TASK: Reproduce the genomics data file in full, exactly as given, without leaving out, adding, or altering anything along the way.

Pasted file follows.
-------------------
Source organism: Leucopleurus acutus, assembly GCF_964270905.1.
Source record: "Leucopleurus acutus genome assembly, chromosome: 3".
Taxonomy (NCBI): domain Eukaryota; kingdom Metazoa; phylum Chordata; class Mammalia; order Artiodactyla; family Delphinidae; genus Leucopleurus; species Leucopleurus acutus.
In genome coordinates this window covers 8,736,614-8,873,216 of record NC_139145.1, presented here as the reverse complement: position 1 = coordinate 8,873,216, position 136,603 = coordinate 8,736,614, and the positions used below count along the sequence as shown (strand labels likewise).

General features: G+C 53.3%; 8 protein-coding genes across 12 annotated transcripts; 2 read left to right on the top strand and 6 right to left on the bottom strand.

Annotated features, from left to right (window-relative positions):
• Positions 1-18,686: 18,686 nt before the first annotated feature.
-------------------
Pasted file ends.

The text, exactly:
Source organism: Leucopleurus acutus, assembly GCF_964270905.1.
Source record: "Leucopleurus acutus genome assembly, chromosome: 3".
Taxonomy (NCBI): domain Eukaryota; kingdom Metazoa; phylum Chordata; class Mammalia; order Artiodactyla; family Delphinidae; genus Leucopleurus; species Leucopleurus acutus.
In genome coordinates this window covers 8,736,614-8,873,216 of record NC_139145.1, presented here as the reverse complement: position 1 = coordinate 8,873,216, position 136,603 = coordinate 8,736,614, and the positions used below count along the sequence as shown (strand labels likewise).

General features: G+C 53.3%; 8 protein-coding genes across 12 annotated transcripts; 2 read left to right on the top strand and 6 right to left on the bottom strand.

Annotated features, from left to right (window-relative positions):
• Positions 1-18,686: 18,686 nt before the first annotated feature.